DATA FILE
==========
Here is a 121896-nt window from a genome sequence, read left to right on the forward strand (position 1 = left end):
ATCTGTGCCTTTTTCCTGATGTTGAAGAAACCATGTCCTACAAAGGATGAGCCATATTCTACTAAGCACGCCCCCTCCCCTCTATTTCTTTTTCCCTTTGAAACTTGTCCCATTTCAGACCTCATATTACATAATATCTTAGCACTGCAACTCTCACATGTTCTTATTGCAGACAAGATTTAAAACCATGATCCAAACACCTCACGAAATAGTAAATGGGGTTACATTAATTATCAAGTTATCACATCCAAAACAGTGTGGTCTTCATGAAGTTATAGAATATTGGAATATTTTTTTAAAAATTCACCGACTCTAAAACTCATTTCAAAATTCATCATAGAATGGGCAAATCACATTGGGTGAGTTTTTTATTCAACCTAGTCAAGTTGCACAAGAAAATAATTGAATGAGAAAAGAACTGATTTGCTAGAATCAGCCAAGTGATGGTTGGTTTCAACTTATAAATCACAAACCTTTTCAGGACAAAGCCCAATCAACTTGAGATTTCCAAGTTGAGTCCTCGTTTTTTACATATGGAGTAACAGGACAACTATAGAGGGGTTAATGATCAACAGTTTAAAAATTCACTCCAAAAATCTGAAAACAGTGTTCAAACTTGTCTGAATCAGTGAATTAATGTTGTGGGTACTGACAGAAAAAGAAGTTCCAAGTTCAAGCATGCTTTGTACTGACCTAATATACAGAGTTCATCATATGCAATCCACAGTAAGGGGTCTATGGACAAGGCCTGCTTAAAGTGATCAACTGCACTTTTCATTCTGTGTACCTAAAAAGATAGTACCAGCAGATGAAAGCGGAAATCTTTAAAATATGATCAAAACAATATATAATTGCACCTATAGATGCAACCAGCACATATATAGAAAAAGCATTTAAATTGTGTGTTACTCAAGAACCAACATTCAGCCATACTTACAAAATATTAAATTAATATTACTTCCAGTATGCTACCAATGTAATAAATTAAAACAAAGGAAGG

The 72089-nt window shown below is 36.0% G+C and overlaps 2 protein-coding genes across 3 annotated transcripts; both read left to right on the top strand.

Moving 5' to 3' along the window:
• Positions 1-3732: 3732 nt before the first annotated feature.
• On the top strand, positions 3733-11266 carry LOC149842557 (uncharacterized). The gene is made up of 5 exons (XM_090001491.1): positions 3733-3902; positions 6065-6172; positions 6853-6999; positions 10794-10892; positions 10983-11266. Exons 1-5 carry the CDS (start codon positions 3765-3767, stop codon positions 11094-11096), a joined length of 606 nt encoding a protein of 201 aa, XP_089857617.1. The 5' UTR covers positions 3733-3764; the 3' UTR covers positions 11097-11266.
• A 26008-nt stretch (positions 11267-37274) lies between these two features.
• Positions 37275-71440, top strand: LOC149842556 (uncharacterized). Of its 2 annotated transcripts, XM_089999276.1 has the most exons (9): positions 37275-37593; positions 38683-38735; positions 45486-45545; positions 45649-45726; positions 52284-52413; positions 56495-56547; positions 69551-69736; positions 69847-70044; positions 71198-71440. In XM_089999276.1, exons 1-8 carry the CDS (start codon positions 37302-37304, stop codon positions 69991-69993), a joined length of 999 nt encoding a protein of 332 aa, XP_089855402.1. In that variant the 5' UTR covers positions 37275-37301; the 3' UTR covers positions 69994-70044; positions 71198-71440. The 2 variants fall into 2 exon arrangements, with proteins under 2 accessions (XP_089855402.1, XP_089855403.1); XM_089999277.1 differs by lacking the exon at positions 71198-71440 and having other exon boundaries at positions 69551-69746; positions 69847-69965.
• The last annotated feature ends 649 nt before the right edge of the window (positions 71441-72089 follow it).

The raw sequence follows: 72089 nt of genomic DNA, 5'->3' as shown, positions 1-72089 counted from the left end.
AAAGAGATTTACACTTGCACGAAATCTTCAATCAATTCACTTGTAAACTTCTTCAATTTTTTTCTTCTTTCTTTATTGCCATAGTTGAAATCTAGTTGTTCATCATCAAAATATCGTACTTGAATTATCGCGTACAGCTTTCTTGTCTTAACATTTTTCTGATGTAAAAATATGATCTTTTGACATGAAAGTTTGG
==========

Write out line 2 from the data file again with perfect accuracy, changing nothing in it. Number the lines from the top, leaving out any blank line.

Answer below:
ATCTGTGCCTTTTTCCTGATGTTGAAGAAACCATGTCCTACAAAGGATGAGCCATATTCTACTAAGCACGCCCCCTCCCCTCTATTTCTTTTTCCCTTTGAAACTTGTCCCATTTCAGACCTCATATTACATAATATCTTAGCACTGCAACTCTCACATGTTCTTATTGCAGACAAGATTTAAAACCATGATCCAAACACCTCACGAAATAGTAAATGGGGTTACATTAATTATCAAGTTATCACATCCAAAACAGTGTGGTCTTCATGAAGTTATAGAATATTGGAATATTTTTTTAAAAATTCACCGACTCTAAAACTCATTTCAAAATTCATCATAGAATGGGCAAATCACATTGGGTGAGTTTTTTATTCAACCTAGTCAAGTTGCACAAGAAAATAATTGAATGAGAAAAGAACTGATTTGCTAGAATCAGCCAAGTGATGGTTGGTTTCAACTTATAAATCACAAACCTTTTCAGGACAAAGCCCAATCAACTTGAGATTTCCAAGTTGAGTCCTCGTTTTTTACATATGGAGTAACAGGACAACTATAGAGGGGTTAATGATCAACAGTTTAAAAATTCACTCCAAAAATCTGAAAACAGTGTTCAAACTTGTCTGAATCAGTGAATTAATGTTGTGGGTACTGACAGAAAAAGAAGTTCCAAGTTCAAGCATGCTTTGTACTGACCTAATATACAGAGTTCATCATATGCAATCCACAGTAAGGGGTCTATGGACAAGGCCTGCTTAAAGTGATCAACTGCACTTTTCATTCTGTGTACCTAAAAAGATAGTACCAGCAGATGAAAGCGGAAATCTTTAAAATATGATCAAAACAATATATAATTGCACCTATAGATGCAACCAGCACATATATAGAAAAAGCATTTAAATTGTGTGTTACTCAAGAACCAACATTCAGCCATACTTACAAAATATTAAATTAATATTACTTCCAGTATGCTACCAATGTAATAAATTAAAACAAAGGAAGG